“Alright. We’re calling this Operation Starfall, under the umbrella of Operation Homecoming,” I said. “Our situation has changed. Instead of securing the LGPC, we’ve been tasked with securing Feinler City. This is going to be built-up, urban terrain with lots of civilians in your lines of fire. Weather for this time of year is expected to be overcast and a balmy seven degrees centigrade.
“Enemy forces. Opposing us is an Alliance Army mechanized infantry battalion, reinforced, stationed fifteen kilometers south of the city limits at this garrison here.” I manipulated the hologram to show the Alliance base. “Inside the city, there is expected to be a one to two battalion equivalent number of Alliance Gendarmerie. The Gendarmerie is well armed for what they do, but won’t have the heavy weapons the Alliance Army does. More to the point, we expect them to be operating at units below the platoon level. Usually, they will operate at the fireteam level. Don’t get too bogged down engaging groups of three or four Gendarmes. They’re not capable of standing up to Marines in armor. Speed and violence of action will carry the day.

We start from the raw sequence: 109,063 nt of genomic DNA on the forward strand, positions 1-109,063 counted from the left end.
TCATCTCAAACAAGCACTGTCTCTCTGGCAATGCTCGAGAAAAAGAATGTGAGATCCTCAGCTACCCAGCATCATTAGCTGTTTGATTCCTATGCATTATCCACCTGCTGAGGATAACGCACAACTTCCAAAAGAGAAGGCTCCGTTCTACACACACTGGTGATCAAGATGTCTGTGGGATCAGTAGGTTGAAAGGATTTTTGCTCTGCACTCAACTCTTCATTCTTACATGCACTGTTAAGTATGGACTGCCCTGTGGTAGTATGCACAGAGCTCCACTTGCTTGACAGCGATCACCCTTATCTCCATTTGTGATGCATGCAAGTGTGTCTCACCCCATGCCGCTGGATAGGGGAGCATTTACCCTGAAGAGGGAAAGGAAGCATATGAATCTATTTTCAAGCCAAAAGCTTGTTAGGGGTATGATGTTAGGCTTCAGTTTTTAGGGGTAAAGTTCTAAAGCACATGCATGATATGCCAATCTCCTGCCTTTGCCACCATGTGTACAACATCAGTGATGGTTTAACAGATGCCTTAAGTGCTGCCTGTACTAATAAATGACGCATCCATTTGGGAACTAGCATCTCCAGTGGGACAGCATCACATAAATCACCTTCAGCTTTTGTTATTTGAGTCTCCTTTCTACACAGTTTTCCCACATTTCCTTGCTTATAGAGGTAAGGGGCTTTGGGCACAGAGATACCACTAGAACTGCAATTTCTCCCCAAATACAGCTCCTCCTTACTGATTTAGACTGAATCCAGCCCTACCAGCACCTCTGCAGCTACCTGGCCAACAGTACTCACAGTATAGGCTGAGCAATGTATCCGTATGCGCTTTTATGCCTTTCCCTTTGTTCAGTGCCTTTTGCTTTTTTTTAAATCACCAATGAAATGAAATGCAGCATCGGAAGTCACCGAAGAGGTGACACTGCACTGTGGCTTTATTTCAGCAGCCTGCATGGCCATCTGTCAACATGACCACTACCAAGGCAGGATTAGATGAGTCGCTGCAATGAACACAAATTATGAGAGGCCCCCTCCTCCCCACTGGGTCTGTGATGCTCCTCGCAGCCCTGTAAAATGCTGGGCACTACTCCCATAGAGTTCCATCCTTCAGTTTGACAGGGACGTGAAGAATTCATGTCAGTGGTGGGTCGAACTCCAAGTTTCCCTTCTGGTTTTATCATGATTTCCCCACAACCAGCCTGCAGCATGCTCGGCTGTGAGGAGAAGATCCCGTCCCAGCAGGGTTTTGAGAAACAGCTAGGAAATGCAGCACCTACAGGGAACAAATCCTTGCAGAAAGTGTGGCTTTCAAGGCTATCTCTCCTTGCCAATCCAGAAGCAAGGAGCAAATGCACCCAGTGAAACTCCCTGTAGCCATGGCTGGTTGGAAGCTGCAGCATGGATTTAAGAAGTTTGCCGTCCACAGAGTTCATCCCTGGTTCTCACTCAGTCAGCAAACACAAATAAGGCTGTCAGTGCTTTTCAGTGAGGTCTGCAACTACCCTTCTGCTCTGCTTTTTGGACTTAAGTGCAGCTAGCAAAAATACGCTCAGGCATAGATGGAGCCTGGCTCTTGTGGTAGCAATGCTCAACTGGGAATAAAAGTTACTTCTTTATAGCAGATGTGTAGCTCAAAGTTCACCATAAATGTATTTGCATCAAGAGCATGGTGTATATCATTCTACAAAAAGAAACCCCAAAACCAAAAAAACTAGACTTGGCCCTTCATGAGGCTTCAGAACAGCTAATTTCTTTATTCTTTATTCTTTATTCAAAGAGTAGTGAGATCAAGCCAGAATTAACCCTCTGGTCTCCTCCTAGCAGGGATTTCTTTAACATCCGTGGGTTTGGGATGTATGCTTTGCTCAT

“Also, there are seventeen Gendarmerie stations in the city; these are reinforced structures that will have to be assaulted and cleared.”
The holomap zoomed in on the city, with the locations of the Gendarmerie stations highlighted in a crimson red. The detailed plan had which station was in each battalion’s area of operation, but they could read that waiting to drop.
“Friendly adjacent units. There is going to be a sapper unit from 1st MAF, forty kilometers up the Frish River at the Administrator Ludorf Dam to ensure it stays intact. One hundred and sixty kilometers north, the 17th Armored Division is going to be engaging an Alliance Army brigade. These are our closest friendly units if things go sour. For all intents and purposes, we are on our own.
“Our mission: 7th Marine Regiment will drop into Feinler City as part of Operation Homecoming. We will secure the city for the Sassael Union, clear it of Apinan Stars Alliance military and Gendarmerie forces, and ensure order and safety for Sassaeler civilians.”
So far, I was a minute and thirty seconds into my ten minute briefing. I talk fast.
“Commander’s intent for Operation Starfall is to secure the city. The destruction of hostile forces is a secondary consideration.” If the Allies wanted to run away, we’d happily let them. Once they were in the open, we could lob artillery shells on them, from orbit even. “Execution. Our initial assault will be a concentrated drop in the middle of the city, right here on the Administration Complex. This controls every part of the city’s infrastructure. If we don’t take it right away, we risk the Gendarmerie using city transport to maneuver around us. The Administration Complex also takes in all the surveillance feeds from the city. We want it intact.